Mea culpa, Anna Bolena

We pride ourselves at 21C on getting most of our information right – factually and grammatically. But as Glenn often reminds us: only Allah is perfect. And perfect today’s press release about Anna Netrebko certainly wasn’t, as a journalist rightly pointed out to me this afternoon.

Can you spot the mistake? http://www.21cmediagroup.com/mediacenter/newsitem.php?i=651 [Oh – it’s been fixed. – Ed]

I’ll give you the paragraph in question.

“The first in a trilogy of operas Gaetano Donizetti wrote about the Tudor period (Maria Stuarda, named after Mary, Queen of Scotts, and Roberto Devereux, about the reputed lover of Elizabeth I, are the other two), Anna Bolena follows the tragic demise of Anne Boleyn, the second wife of Henry VIII who literally lost her head because she could not bare the King a male heir.  The soprano role is considered one of the most challenging in the bel canto repertoire, making the opera difficult to cast and rarely performed.  The fall 2011 production at the Met, which is staged by David McVicar and also stars Garanca as Giovanna, in fact marks the work’s Met premiere.”

Brownie points if you can spot more than one mistake …

 

 

4 thoughts on “Mea culpa, Anna Bolena

  1. Brian Barder

    SPOILER!!! Read no further if you don’t want to see any of the answers!

    1. Henry VIII who literally lost her head

    2. she could not bare (bear) the King a male heir

    3. making the opera [difficult to cast and] rarely performed

    4 in fact marks the work’s Met premiere [‘in fact’ is redundant]

    Have I missed any?

    Reply
  2. Marcia Adair

    I always feel like a bit of a jerk for pointing these things out, on the rare occasions that I actually notice them. But since you asked…..

    I spotted bear/bare and Mary was queen of Scottish people, not people called Scott, so it only has one t at the end, no?

    Should there also be a comma after Henry VIII so it doesn’t seem like he was a woman. He had enough problems without adding gender confusion to the list…although that would explain his difficulty with producing children.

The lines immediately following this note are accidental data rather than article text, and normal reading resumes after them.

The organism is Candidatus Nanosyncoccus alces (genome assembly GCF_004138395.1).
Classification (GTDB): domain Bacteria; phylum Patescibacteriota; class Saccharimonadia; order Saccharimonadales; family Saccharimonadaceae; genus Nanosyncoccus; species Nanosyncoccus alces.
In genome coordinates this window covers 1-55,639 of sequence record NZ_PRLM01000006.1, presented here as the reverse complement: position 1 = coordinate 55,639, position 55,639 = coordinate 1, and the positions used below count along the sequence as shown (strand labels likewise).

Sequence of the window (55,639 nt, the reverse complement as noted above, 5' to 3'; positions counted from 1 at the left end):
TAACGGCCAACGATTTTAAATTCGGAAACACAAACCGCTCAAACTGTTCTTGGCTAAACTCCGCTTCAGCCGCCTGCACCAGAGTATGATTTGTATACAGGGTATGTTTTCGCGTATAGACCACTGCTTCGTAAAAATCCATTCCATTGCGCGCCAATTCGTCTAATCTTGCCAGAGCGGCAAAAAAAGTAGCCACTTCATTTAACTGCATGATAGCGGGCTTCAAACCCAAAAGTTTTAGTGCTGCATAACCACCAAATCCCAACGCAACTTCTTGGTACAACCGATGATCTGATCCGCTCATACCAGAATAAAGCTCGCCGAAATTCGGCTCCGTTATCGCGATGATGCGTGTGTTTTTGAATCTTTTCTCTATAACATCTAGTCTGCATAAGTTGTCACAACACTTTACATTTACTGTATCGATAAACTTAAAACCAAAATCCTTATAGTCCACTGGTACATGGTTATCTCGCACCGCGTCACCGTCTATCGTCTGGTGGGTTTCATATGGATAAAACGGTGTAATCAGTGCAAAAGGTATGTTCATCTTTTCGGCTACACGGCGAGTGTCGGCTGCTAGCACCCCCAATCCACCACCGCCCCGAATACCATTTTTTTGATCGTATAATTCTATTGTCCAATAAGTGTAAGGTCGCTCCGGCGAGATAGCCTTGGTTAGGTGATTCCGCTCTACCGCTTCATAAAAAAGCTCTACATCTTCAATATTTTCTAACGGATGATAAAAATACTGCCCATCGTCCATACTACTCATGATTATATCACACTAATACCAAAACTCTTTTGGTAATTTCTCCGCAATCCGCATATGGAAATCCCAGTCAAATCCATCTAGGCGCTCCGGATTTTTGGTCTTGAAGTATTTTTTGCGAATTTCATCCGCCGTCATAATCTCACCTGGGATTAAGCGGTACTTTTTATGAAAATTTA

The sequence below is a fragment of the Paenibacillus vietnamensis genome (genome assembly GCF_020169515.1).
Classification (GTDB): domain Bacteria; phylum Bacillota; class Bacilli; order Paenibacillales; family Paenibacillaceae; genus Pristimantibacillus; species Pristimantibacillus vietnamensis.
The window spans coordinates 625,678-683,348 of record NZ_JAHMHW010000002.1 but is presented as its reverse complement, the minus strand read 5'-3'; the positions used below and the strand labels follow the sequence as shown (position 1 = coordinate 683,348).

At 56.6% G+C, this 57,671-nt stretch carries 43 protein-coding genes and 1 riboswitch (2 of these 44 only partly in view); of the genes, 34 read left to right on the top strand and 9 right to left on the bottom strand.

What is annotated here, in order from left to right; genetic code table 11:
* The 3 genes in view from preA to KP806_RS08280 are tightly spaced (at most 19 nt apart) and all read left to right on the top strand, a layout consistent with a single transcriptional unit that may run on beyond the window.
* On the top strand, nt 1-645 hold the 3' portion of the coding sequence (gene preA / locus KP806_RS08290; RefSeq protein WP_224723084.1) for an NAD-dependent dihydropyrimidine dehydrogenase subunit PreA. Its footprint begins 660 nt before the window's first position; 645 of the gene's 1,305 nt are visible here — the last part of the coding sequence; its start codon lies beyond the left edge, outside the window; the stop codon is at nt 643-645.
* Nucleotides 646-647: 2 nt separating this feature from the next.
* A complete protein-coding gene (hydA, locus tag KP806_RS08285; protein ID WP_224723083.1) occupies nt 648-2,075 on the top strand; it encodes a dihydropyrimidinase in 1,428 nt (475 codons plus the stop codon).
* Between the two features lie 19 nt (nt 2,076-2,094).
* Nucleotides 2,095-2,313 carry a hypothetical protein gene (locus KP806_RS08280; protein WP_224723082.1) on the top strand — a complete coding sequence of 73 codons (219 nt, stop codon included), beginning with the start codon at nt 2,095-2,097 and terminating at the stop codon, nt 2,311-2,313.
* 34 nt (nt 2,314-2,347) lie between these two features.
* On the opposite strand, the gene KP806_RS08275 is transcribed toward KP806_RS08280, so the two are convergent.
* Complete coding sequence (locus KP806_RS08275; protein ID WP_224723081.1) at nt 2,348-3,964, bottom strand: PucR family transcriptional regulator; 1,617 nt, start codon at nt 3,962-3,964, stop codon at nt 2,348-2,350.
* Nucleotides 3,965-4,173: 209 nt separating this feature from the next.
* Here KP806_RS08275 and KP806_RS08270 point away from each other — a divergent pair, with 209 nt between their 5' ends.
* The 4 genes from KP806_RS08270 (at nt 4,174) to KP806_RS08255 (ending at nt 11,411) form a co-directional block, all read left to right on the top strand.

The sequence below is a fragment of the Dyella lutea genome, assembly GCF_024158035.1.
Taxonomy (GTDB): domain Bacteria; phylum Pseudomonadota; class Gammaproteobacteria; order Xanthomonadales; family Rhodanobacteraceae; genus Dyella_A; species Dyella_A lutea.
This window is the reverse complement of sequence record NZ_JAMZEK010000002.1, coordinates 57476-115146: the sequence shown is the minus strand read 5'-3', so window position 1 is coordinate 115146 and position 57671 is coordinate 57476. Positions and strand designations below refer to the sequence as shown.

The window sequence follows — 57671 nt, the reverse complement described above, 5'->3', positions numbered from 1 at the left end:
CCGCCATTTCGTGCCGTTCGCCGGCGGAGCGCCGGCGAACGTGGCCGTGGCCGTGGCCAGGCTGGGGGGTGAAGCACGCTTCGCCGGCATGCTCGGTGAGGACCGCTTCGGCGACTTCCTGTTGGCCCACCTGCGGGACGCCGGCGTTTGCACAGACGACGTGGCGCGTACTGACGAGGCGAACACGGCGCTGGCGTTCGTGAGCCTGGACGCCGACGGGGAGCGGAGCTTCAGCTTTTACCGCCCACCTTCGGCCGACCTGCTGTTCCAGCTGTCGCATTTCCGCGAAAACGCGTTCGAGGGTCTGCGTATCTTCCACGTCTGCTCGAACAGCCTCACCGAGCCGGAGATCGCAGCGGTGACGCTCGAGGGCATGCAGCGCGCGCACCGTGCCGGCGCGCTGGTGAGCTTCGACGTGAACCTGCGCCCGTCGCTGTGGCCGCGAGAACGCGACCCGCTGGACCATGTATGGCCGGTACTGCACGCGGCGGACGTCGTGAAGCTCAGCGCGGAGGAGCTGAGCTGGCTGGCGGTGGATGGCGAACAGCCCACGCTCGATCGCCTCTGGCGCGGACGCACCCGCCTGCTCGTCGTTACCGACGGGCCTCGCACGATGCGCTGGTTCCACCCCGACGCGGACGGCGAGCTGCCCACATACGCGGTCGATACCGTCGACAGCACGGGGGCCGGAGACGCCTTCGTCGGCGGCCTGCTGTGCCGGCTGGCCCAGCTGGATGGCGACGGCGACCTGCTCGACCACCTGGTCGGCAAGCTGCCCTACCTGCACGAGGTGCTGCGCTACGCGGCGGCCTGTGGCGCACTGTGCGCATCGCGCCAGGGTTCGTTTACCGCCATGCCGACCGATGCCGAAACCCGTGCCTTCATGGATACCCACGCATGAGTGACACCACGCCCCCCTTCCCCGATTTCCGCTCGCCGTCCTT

And, for super pendant points — does King get a capital when he’s no longer reigning? – as in he’s no long *the* king but *a* king.

    Personally, I would add a “therefore” before “rarely performed” for clarity but I don’t think the current construction is grammatically incorrect.

    Reply
    1. Louise Post author

      Lots of brownie points to you, Marcia! I’m not sure that I agree about the comma after Henry VIII: if anything, I think putting a comma after his name links the ‘who’ more to him than to his wife. My dad also pointed that out. And I’m equally ambivalent about the capital K for king, since he was the King when she was trying to bear him a child and kings and queens do get special treatment with capital letters (which I’m usually averse to). That’s another tough one. And finally, I agree about clarifying the ‘rarely performed’, even though it is technically correct.

      Thanks for the input! It’s fun and appreciated.

      Reply

Leave a Reply

Your email address will not be published. Required fields are marked *

 

This site uses Akismet to reduce spam. Learn how your comment data is processed.